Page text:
« Back to All Stories

I Cured My Case of Mono

Gordon Krupsky -

iPod Classic

Story image

iPod Classic Headphone Jack & Hold Switch Replacement

3 hours

Difficult

My Problem

About a year ago, my left channel went almost dead. It was there, but so faint that you couldn't really hear it. I don't listen to my iPod through headphones too much, but I do use an FM transmitter in my car that gets audio via the headphone jack. In the car, instead of just having a dead left channel, I was stuck with a loud, high-pitched whine that would--sort of humorously--change pitch with my acceleration. It made listening to my iPod pretty much unbearable.

My Fix

I started this around 11PM and finished up around 2:30AM. Once I realized that I just needed to stay the course and pry the iPod open with brute force, it went alright. Seriously, cracking this baby open was not easy. I will say that after this, the rest of the process is a breeze. If I were doing this again, I'd probably skip out on those plastic opening tools. The metal spudger+putty knife is the real dream team that gets things moving.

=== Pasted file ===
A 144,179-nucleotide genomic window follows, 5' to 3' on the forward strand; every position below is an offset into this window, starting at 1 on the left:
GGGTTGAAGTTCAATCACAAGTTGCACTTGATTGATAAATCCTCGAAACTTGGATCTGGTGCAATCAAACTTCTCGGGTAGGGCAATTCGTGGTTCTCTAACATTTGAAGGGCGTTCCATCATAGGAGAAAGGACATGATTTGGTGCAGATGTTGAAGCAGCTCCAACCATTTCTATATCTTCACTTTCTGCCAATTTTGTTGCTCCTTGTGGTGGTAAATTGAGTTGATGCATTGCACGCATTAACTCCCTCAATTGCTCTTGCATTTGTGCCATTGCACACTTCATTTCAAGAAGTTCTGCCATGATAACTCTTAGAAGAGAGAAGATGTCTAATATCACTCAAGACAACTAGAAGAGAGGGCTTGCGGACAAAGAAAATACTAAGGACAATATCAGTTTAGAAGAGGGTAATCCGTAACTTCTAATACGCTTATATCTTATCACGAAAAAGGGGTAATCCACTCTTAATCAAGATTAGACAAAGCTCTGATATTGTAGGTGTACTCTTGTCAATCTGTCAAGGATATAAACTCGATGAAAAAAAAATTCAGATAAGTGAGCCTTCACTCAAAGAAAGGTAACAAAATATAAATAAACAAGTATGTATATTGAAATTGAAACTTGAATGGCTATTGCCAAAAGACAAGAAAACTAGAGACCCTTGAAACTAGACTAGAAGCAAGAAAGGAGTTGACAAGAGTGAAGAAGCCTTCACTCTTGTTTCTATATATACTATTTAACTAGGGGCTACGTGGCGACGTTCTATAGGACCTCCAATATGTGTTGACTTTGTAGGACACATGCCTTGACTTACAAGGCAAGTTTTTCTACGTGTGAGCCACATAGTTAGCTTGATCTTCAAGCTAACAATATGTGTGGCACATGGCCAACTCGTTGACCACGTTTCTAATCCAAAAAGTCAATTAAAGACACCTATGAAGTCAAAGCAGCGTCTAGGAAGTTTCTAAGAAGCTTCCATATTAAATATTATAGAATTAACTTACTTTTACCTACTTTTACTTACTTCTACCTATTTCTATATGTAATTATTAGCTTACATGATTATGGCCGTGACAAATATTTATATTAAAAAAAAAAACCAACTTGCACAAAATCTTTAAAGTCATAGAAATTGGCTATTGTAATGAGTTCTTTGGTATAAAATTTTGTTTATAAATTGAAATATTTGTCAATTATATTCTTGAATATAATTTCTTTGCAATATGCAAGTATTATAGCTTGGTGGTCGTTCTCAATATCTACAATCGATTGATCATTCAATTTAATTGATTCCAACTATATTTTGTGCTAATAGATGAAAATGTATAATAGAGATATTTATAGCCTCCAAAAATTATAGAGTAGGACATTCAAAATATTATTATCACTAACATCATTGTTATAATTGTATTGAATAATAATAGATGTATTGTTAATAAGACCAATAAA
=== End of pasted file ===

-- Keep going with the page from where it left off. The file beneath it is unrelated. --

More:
My Advice

Stay the course. Skip the plastic opening tools. Fear not.

Also, grab a really small pair of needle nose pliers (mine were 4.5" long). Those are super handy for helping to move some of the smaller parts and also for working with those gnat-sized screws around the headphone/hold assemblies.

And, as an FYI, while the guide specifies using a Phillips 00, I found a Phillips 000 to work just as well.

Metal Spudger Image
Metal Spudger

$2.99

« Back to All Stories

2 Comments

Naw dude - first of all, almost all fm transmitters do that high-pitched whine $@$*. Second of all, just go to your neighborhood auto parts store and get one of those feeler gauges (I got the kind that were bent at an angle). Then jam those bad boys down into the case where the clips are and VIOLA...

Jon Karr - Reply

I like your chosen title! (How have I not heard this joke before?) Good job.

unsubstantiated - Reply